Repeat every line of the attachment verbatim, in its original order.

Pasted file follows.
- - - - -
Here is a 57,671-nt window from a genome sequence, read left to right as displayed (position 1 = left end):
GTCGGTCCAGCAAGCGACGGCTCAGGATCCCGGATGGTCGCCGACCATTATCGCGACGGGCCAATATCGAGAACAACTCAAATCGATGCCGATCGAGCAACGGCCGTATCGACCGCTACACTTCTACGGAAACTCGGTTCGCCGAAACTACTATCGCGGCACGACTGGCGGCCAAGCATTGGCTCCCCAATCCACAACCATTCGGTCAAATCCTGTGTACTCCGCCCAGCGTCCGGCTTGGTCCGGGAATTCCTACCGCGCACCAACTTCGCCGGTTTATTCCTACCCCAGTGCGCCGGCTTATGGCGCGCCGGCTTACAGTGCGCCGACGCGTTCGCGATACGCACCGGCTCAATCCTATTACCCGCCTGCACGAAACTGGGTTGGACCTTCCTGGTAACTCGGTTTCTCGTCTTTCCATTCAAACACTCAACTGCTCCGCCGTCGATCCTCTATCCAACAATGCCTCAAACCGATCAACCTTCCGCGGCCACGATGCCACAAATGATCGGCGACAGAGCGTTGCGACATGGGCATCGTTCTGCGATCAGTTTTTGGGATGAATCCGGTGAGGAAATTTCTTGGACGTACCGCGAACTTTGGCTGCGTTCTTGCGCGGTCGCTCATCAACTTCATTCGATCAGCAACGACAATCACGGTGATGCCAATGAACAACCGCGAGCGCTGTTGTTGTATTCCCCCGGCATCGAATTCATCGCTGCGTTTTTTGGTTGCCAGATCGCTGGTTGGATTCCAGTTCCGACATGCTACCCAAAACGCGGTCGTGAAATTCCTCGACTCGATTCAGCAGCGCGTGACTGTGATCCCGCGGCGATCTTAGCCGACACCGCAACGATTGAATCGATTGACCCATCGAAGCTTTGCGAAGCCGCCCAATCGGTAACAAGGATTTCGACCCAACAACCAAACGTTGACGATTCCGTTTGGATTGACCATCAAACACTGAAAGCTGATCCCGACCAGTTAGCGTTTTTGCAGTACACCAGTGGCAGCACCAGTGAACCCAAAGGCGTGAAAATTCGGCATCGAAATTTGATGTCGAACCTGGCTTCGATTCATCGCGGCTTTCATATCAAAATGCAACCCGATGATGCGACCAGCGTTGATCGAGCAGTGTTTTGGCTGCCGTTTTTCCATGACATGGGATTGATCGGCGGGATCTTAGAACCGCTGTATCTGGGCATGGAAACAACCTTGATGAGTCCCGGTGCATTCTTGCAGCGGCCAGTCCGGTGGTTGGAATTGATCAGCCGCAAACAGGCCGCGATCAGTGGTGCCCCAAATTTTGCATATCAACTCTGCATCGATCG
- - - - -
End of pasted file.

Here is a 57,671-nt window from a genome sequence, read left to right as displayed (position 1 = left end):
GTCGGTCCAGCAAGCGACGGCTCAGGATCCCGGATGGTCGCCGACCATTATCGCGACGGGCCAATATCGAGAACAACTCAAATCGATGCCGATCGAGCAACGGCCGTATCGACCGCTACACTTCTACGGAAACTCGGTTCGCCGAAACTACTATCGCGGCACGACTGGCGGCCAAGCATTGGCTCCCCAATCCACAACCATTCGGTCAAATCCTGTGTACTCCGCCCAGCGTCCGGCTTGGTCCGGGAATTCCTACCGCGCACCAACTTCGCCGGTTTATTCCTACCCCAGTGCGCCGGCTTATGGCGCGCCGGCTTACAGTGCGCCGACGCGTTCGCGATACGCACCGGCTCAATCCTATTACCCGCCTGCACGAAACTGGGTTGGACCTTCCTGGTAACTCGGTTTCTCGTCTTTCCATTCAAACACTCAACTGCTCCGCCGTCGATCCTCTATCCAACAATGCCTCAAACCGATCAACCTTCCGCGGCCACGATGCCACAAATGATCGGCGACAGAGCGTTGCGACATGGGCATCGTTCTGCGATCAGTTTTTGGGATGAATCCGGTGAGGAAATTTCTTGGACGTACCGCGAACTTTGGCTGCGTTCTTGCGCGGTCGCTCATCAACTTCATTCGATCAGCAACGACAATCACGGTGATGCCAATGAACAACCGCGAGCGCTGTTGTTGTATTCCCCCGGCATCGAATTCATCGCTGCGTTTTTTGGTTGCCAGATCGCTGGTTGGATTCCAGTTCCGACATGCTACCCAAAACGCGGTCGTGAAATTCCTCGACTCGATTCAGCAGCGCGTGACTGTGATCCCGCGGCGATCTTAGCCGACACCGCAACGATTGAATCGATTGACCCATCGAAGCTTTGCGAAGCCGCCCAATCGGTAACAAGGATTTCGACCCAACAACCAAACGTTGACGATTCCGTTTGGATTGACCATCAAACACTGAAAGCTGATCCCGACCAGTTAGCGTTTTTGCAGTACACCAGTGGCAGCACCAGTGAACCCAAAGGCGTGAAAATTCGGCATCGAAATTTGATGTCGAACCTGGCTTCGATTCATCGCGGCTTTCATATCAAAATGCAACCCGATGATGCGACCAGCGTTGATCGAGCAGTGTTTTGGCTGCCGTTTTTCCATGACATGGGATTGATCGGCGGGATCTTAGAACCGCTGTATCTGGGCATGGAAACAACCTTGATGAGTCCCGGTGCATTCTTGCAGCGGCCAGTCCGGTGGTTGGAATTGATCAGCCGCAAACAGGCCGCGATCAGTGGTGCCCCAAATTTTGCATATCAACTCTGCATCGATCG